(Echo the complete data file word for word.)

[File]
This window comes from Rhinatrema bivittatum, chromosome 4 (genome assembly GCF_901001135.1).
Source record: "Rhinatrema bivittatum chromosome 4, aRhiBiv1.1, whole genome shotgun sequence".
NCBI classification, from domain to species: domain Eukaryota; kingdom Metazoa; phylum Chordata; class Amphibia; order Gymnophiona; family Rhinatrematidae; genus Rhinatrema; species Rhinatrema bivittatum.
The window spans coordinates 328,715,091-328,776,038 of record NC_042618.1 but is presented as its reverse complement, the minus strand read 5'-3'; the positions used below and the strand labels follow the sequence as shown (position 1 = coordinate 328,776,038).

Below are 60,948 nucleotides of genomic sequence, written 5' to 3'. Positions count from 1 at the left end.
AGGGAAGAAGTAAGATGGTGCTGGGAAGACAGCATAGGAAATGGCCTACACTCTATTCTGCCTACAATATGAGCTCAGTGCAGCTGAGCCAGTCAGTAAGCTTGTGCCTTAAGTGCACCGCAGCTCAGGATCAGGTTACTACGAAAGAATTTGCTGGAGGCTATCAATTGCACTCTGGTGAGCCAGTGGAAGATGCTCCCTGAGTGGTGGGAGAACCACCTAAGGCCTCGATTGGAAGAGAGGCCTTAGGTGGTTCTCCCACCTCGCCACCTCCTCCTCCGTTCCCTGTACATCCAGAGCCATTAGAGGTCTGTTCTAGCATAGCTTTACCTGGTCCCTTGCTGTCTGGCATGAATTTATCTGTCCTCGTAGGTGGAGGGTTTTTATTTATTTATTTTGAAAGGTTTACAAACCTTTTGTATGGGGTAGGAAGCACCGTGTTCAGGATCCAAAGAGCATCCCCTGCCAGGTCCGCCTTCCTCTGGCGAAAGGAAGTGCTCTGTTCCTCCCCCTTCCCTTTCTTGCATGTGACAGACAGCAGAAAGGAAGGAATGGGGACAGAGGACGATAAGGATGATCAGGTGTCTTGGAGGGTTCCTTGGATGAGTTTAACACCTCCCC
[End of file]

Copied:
This window comes from Rhinatrema bivittatum, chromosome 4 (genome assembly GCF_901001135.1).
Source record: "Rhinatrema bivittatum chromosome 4, aRhiBiv1.1, whole genome shotgun sequence".
NCBI classification, from domain to species: domain Eukaryota; kingdom Metazoa; phylum Chordata; class Amphibia; order Gymnophiona; family Rhinatrematidae; genus Rhinatrema; species Rhinatrema bivittatum.
The window spans coordinates 328,715,091-328,776,038 of record NC_042618.1 but is presented as its reverse complement, the minus strand read 5'-3'; the positions used below and the strand labels follow the sequence as shown (position 1 = coordinate 328,776,038).

Below are 60,948 nucleotides of genomic sequence, written 5' to 3'. Positions count from 1 at the left end.
AGGGAAGAAGTAAGATGGTGCTGGGAAGACAGCATAGGAAATGGCCTACACTCTATTCTGCCTACAATATGAGCTCAGTGCAGCTGAGCCAGTCAGTAAGCTTGTGCCTTAAGTGCACCGCAGCTCAGGATCAGGTTACTACGAAAGAATTTGCTGGAGGCTATCAATTGCACTCTGGTGAGCCAGTGGAAGATGCTCCCTGAGTGGTGGGAGAACCACCTAAGGCCTCGATTGGAAGAGAGGCCTTAGGTGGTTCTCCCACCTCGCCACCTCCTCCTCCGTTCCCTGTACATCCAGAGCCATTAGAGGTCTGTTCTAGCATAGCTTTACCTGGTCCCTTGCTGTCTGGCATGAATTTATCTGTCCTCGTAGGTGGAGGGTTTTTATTTATTTATTTTGAAAGGTTTACAAACCTTTTGTATGGGGTAGGAAGCACCGTGTTCAGGATCCAAAGAGCATCCCCTGCCAGGTCCGCCTTCCTCTGGCGAAAGGAAGTGCTCTGTTCCTCCCCCTTCCCTTTCTTGCATGTGACAGACAGCAGAAAGGAAGGAATGGGGACAGAGGACGATAAGGATGATCAGGTGTCTTGGAGGGTTCCTTGGATGAGTTTAACACCTCCCC